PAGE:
By Dr. Ken Broda-Bahm:
A recent blog post written by a juror in the trial of Jim Fayed, a gold trader convicted of arranging the brutal murder of his estranged wife in a Los Angeles parking garage, included some rather colorful descriptions of the prosecutor’s use of demonstrative graphics:
…And then there were the assistant DA’s unnecessarily omnipresent PowerPoint slides.
Here are some actual quotes:
“If Jim Fayed didn’t do it, who did? BATMAN?” Click: Batman slide.
“The defense is offering you a buffet of explanations.” Click: buffet slide.
Really?! The assistant DA’s favorite PowerPoint slide of all, though, was a red herring dropping down the screen on a string and then bouncing. He used this Monty Python-esque bit of goofery over and over and over again (mentally cue the sound effect: doy-oy-oyooiiinngg!) without regard for how sad or serious the current murder testimony was. When you find yourself more disturbed by the tactics of the prosecution than by bloody crime scene and autopsy photos of the victim, something’s really wrong.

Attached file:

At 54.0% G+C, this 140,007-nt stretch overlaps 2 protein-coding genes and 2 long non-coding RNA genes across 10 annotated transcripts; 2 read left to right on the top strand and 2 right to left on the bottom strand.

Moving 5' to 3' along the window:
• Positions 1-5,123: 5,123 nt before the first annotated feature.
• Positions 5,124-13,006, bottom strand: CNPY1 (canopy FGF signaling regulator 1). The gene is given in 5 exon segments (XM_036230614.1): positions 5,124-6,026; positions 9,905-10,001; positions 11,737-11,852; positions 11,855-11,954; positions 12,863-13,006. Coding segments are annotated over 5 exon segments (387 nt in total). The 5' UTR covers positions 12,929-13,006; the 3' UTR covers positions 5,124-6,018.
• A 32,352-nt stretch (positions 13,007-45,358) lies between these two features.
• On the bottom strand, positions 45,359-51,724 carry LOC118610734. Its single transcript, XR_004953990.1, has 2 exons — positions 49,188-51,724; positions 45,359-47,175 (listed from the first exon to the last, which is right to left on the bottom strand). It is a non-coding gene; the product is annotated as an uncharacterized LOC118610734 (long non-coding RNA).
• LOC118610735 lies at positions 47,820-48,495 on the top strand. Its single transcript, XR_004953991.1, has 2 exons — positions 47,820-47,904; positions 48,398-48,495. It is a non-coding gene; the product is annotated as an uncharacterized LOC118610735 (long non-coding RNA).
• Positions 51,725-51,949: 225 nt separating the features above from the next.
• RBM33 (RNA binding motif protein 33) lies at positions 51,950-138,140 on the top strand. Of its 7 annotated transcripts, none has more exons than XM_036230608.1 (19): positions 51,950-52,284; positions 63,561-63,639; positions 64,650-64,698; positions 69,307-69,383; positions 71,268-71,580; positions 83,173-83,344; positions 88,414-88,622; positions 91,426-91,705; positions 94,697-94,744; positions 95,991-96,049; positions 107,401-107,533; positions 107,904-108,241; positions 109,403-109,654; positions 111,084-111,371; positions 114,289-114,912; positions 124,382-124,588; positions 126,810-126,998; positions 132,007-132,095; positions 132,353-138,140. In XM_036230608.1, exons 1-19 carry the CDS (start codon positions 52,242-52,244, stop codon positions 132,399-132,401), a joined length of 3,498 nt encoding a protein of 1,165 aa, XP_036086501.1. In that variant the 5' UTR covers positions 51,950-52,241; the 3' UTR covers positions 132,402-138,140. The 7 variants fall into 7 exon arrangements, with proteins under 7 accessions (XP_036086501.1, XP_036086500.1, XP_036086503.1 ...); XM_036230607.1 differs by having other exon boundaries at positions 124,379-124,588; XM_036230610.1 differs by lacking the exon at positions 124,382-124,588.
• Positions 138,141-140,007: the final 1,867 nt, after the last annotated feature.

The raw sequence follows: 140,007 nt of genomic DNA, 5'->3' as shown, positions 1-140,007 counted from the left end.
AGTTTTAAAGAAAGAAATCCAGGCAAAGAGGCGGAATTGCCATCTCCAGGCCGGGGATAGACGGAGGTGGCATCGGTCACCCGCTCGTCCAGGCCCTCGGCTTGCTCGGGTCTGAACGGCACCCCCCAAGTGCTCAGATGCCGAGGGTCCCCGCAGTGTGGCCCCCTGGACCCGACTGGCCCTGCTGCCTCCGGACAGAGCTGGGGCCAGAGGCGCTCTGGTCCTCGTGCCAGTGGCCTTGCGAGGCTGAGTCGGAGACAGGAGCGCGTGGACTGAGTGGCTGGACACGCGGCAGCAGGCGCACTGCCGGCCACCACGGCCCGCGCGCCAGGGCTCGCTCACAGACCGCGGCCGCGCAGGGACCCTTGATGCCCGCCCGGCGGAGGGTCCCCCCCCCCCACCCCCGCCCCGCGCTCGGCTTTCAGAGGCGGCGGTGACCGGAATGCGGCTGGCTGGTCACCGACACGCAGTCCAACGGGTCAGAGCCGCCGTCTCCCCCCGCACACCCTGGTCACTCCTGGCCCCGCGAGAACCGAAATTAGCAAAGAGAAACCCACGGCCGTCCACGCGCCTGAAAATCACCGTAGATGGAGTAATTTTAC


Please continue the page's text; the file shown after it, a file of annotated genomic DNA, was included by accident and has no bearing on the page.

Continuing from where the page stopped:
Something’s wrong indeed, and the juror's reaction is understandable. Effective trial presentation is an art, and litigators should use every effective tool at their disposal to practice and hone that art. But when the techniques call attention to themselves is when "art" becomes "artiface." Some would point to this example and say, "See! This is what happens when litigators wed themselves to PowerPoint and other presentation crutches in opening and closing." But the problem in this case is not the use of visuals and PowerPoint, but the way they're used. As with anything that happens in a courtroom, graphics in trial need to be used by attorneys with some good sense and some taste. The "goofery" this juror, Jean Black, perceived got me thinking about the larger point: What are the conditions for the sane and responsible use of imagery in courtroom presentations? So drawing from this example, and also going a bit beyond it, here is my quick list of the top ten commandments for trial graphics.